Jeff Bezos is used to being in control. The Amazon boss is the world’s richest man and head of what might be the planet’s most powerful company. As well as being an e-commerce giant—delivering everything from books to batteries and makeup to mealworms—Amazon is now a TV and movie producer, an advertising firm, and a fashion empire. It is the world’s largest provider of cloud-computing services and has sold more than 100 million always-listening Alexa smart speakers, which suck up information that can be used to sell us more stuff. Just last year, cities across the U.S. prostrated themselves before Amazon, offering massive tax breaks and other perks in a bid to host its second headquarters. So it must have been quite a shock for Bezos to suddenly find himself being treated like a common celebrity last week, with the National Enquirer publishing allegations that he’d cheated on his soon-to-be ex-wife MacKenzie with former TV anchor Lauren Sanchez. (See Gossip and Best Columns: Business.)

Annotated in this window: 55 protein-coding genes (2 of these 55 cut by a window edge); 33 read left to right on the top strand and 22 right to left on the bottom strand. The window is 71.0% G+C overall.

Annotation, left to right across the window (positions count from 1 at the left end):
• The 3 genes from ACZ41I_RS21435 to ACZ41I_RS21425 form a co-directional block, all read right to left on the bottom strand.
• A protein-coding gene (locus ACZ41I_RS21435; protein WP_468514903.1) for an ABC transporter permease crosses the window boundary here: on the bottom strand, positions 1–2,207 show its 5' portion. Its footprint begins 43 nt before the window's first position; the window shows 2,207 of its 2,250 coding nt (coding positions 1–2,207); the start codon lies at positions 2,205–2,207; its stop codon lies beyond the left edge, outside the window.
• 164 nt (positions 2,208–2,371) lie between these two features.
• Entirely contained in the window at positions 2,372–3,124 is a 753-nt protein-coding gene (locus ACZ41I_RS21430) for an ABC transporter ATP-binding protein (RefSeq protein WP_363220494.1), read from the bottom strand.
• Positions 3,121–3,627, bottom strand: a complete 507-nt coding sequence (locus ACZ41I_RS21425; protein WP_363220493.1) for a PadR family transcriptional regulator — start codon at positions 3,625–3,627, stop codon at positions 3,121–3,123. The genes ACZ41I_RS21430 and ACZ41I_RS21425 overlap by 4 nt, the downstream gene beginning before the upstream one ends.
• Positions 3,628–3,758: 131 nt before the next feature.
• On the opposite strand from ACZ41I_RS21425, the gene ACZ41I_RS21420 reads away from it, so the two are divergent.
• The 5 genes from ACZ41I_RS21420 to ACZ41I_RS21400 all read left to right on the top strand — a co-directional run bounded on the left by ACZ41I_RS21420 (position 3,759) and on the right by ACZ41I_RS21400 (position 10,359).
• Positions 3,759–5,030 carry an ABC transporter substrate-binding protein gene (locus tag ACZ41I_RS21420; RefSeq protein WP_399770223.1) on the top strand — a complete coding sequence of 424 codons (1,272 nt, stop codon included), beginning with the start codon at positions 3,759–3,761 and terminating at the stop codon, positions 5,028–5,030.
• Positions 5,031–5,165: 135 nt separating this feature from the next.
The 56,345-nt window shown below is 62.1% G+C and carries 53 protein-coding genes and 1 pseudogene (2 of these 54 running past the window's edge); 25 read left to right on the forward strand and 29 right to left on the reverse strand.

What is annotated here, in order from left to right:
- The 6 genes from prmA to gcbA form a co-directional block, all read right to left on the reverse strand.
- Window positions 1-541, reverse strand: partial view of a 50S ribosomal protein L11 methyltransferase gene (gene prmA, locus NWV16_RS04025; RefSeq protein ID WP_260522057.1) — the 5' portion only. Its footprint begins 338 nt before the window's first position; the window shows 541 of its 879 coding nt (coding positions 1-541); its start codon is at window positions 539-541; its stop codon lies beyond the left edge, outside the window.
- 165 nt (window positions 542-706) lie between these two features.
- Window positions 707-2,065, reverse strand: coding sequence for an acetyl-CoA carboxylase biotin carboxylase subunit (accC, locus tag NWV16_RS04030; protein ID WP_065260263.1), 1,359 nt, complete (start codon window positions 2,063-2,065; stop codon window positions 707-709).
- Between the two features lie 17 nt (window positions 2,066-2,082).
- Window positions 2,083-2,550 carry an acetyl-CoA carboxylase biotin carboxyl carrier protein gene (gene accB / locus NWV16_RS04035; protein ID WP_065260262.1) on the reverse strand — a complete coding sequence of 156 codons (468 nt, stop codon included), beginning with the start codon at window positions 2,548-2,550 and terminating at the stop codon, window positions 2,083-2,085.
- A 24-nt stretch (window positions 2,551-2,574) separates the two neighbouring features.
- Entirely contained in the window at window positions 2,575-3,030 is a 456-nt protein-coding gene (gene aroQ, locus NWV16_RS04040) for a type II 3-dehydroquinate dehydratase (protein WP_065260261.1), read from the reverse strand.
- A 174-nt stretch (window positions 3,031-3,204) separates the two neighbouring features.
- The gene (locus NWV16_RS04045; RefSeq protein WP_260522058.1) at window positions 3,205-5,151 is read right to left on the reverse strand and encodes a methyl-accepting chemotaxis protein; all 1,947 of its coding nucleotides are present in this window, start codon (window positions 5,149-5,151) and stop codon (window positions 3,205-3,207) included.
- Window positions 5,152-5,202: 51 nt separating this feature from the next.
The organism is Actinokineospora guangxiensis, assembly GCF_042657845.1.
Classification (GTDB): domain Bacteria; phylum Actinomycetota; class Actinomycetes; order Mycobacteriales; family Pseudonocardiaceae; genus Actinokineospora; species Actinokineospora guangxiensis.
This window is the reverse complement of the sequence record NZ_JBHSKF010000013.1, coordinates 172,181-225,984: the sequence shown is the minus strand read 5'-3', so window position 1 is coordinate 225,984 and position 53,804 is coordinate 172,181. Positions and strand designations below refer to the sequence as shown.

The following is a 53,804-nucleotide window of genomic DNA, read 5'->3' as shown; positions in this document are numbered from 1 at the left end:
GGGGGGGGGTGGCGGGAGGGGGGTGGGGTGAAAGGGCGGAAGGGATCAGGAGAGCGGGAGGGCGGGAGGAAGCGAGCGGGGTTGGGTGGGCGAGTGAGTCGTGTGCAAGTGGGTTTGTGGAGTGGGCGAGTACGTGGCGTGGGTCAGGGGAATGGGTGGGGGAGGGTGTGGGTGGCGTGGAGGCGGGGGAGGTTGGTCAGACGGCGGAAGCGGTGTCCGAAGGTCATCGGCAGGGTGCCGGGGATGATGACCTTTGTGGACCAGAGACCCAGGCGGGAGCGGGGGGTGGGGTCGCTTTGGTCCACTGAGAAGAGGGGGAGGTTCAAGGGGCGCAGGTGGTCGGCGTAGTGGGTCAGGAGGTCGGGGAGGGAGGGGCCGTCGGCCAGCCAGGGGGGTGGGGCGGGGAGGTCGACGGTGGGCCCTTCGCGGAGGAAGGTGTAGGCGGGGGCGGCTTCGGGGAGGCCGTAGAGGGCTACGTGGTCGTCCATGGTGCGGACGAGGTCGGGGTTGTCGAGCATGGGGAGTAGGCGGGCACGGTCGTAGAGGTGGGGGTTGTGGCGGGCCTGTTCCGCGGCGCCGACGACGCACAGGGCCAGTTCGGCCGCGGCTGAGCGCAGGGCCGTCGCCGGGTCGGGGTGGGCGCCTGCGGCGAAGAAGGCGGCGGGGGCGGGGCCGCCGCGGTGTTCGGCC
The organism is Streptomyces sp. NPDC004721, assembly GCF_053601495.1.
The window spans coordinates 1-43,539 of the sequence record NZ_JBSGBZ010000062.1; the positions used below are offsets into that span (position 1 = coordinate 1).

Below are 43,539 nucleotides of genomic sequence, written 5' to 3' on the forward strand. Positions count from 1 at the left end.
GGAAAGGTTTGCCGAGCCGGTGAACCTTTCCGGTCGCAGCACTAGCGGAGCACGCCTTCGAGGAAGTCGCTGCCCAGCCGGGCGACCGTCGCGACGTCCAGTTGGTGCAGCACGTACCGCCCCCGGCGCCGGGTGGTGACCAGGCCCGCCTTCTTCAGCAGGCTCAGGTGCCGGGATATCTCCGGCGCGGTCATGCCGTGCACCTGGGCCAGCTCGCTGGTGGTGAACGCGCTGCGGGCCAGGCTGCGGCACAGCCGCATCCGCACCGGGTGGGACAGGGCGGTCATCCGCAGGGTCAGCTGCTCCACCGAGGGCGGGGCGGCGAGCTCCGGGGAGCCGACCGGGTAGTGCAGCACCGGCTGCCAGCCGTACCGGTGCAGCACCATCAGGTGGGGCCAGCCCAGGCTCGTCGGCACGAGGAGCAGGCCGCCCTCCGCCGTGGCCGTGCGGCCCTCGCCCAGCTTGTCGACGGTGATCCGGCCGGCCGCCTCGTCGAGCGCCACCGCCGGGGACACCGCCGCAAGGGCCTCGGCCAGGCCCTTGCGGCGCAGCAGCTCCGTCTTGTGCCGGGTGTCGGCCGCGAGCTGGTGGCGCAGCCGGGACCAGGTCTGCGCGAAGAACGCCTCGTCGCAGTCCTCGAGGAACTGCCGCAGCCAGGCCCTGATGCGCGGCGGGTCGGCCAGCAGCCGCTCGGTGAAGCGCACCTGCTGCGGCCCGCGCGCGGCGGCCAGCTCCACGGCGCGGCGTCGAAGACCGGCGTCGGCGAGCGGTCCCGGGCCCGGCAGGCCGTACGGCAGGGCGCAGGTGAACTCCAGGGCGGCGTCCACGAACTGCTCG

Despite having never previously contemplated Bezos’ romantic life—I can only picture him in bed with a Kindle—I can’t help but be fascinated by this tawdry tale. First, there’s the tantalizing question of how the family fortune of $137 billion will be split in the divorce. But this alleged affair also reveals a truth about our new Silicon Valley ruling class. Bezos and other tech executives have portrayed themselves as deeply rational beings who make decisions based on hard data rather than gut emotions. As a single 20-something, Bezos even devised an analytical system titled “women flow” to find the perfect mate, who turned out to be MacKenzie. Yet like countless flawed individuals before him, the 55-year-old has now apparently succumbed to that most irrational and human of emotions: lust. As literary critic Mary Colum once told Ernest Hemingway, “The only difference between the rich and other people is that the rich have more money.” Now Bezos will have a bit less.